The Sheepdogs: Trial by rock ’n’ roll

by Gazette Reporter
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The best band you’ve never heard of come from Saskatchewan.

Saskatchewan is vast, and the Canadian prarie province is home to major cities like Saskatoon and the magnificently named Moose Jaw.

Straight outta Saskatoon have come the equally magnificently monikered Sheepdogs, who ventured forth and brought their brand of classic downhome rock ’n’ roll to the masses.

Building a sizeable fanbase in their home country, and winning the Canadian equivalent of the Grammys for Best Rock Album, Best New Group and Single of the Year last year, The Sheepdogs are on a roll.

Somewhat appropriately, they couldn’t be there on the night to collect their honours, given that they were on tour with one of their undoubted heroes and major influences, John Fogerty of Creedence Clearwater Revival.

That success came on the back of their previous independent release, Learn And Burn, which saw a fine set of songs being honed to rocking perfection and the band’s clear love and respect for The Beatles on display throughout.

Their self-titled release is the band’s major label debut on Atlantic records, home of such rock luminaries as Led Zeppelin, Cream and Crosby, Stills, Nash and Young, and considering their style and sound, there is no more appropriate home for these puppies.

Listening to this on your car’s sound system is like shutting the modern world outside and time-travelling back to the golden age of 70s radio, such is the pristine classic rock on offer here.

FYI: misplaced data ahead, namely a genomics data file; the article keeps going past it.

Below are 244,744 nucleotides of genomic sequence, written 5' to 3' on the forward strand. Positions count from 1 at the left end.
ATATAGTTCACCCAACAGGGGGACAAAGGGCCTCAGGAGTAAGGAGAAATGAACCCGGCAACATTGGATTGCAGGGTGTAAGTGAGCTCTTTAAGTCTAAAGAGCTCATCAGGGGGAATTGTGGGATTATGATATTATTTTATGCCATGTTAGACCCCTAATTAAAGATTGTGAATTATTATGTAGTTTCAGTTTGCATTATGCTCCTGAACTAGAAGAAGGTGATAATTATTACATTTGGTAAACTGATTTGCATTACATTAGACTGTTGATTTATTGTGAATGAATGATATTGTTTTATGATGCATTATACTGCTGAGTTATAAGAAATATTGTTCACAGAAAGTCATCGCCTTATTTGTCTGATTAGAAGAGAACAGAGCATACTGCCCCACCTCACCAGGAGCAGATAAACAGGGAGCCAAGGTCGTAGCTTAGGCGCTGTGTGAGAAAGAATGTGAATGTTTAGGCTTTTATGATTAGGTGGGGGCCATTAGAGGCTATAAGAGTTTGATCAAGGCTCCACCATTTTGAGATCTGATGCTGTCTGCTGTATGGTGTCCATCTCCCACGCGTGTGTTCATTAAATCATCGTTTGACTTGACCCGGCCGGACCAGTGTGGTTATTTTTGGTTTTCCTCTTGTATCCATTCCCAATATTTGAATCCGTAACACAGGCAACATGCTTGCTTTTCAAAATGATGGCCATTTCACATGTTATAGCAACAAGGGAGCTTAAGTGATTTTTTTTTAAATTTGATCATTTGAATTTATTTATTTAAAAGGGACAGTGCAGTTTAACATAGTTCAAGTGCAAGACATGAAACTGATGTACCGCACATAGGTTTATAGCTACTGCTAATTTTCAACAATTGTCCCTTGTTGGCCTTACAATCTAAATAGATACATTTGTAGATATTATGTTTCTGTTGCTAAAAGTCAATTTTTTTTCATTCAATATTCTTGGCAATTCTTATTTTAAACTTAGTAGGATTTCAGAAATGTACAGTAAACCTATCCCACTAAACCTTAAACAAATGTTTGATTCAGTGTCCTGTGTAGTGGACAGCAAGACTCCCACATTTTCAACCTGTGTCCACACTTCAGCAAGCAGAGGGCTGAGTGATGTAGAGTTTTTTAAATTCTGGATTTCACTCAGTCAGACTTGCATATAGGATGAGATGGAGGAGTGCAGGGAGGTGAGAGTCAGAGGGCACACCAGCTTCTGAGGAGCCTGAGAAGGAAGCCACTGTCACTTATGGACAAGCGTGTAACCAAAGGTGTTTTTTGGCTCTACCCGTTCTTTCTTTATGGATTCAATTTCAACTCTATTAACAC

Opening with a Creedence-recalling (and unironically titled) Laid Back, this eponymous effort delivers a perfect encapsulation of the post-60s rock scene, with a twist of psych and a bowlful of sweet melodies. It doesn’t linger or meander into the realms of noodly eight-minute jams, it delivers just as much as it needs to, which leaves you wanting more.

Feeling Good has a huge fuzzy rolling vibe reminiscent of Black Keys’ Lonely Boy, and that is no small wonder, with the album produced by the Keys’ Patrick Carney.

Carney has clearly coralled the band to play to their undoubted strengths, and this continues throughout the record. The CSNY-esque Ewan’s Blues, with its harmonising vocal and bluesy stroll, is a mid-paced highlight, and the band’s capacity to slide effortlessly into other styles is demonstrated on tracks like Javelina (an acid-flecked jazz workout) and on the treble threat of Is Your Dream Worth Dying For?, How Late How Long and Sharp Sounds, where the band pull all the threads of their various influences together to create something fresh but very, very familiar.

They might not be hip, but they sure are groovy. The Sheepdogs deserve to be the soundtrack to your fleecy moments.

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